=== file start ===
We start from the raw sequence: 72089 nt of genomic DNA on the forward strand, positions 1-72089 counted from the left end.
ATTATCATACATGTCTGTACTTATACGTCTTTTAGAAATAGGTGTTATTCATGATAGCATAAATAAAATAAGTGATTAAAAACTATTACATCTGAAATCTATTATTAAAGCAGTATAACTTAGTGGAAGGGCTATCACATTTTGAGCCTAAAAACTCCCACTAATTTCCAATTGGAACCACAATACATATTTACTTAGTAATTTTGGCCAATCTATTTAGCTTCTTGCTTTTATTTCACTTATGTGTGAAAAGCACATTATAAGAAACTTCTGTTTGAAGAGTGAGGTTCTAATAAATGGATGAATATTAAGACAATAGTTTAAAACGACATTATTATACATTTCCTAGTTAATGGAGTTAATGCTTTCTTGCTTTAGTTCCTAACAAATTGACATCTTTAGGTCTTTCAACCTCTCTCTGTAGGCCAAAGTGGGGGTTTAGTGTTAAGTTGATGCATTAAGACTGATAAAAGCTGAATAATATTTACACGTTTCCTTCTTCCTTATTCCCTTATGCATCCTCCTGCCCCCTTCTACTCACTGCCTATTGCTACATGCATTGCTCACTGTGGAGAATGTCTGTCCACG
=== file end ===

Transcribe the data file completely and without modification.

We start from the raw sequence: 72089 nt of genomic DNA on the forward strand, positions 1-72089 counted from the left end.
ATTATCATACATGTCTGTACTTATACGTCTTTTAGAAATAGGTGTTATTCATGATAGCATAAATAAAATAAGTGATTAAAAACTATTACATCTGAAATCTATTATTAAAGCAGTATAACTTAGTGGAAGGGCTATCACATTTTGAGCCTAAAAACTCCCACTAATTTCCAATTGGAACCACAATACATATTTACTTAGTAATTTTGGCCAATCTATTTAGCTTCTTGCTTTTATTTCACTTATGTGTGAAAAGCACATTATAAGAAACTTCTGTTTGAAGAGTGAGGTTCTAATAAATGGATGAATATTAAGACAATAGTTTAAAACGACATTATTATACATTTCCTAGTTAATGGAGTTAATGCTTTCTTGCTTTAGTTCCTAACAAATTGACATCTTTAGGTCTTTCAACCTCTCTCTGTAGGCCAAAGTGGGGGTTTAGTGTTAAGTTGATGCATTAAGACTGATAAAAGCTGAATAATATTTACACGTTTCCTTCTTCCTTATTCCCTTATGCATCCTCCTGCCCCCTTCTACTCACTGCCTATTGCTACATGCATTGCTCACTGTGGAGAATGTCTGTCCACG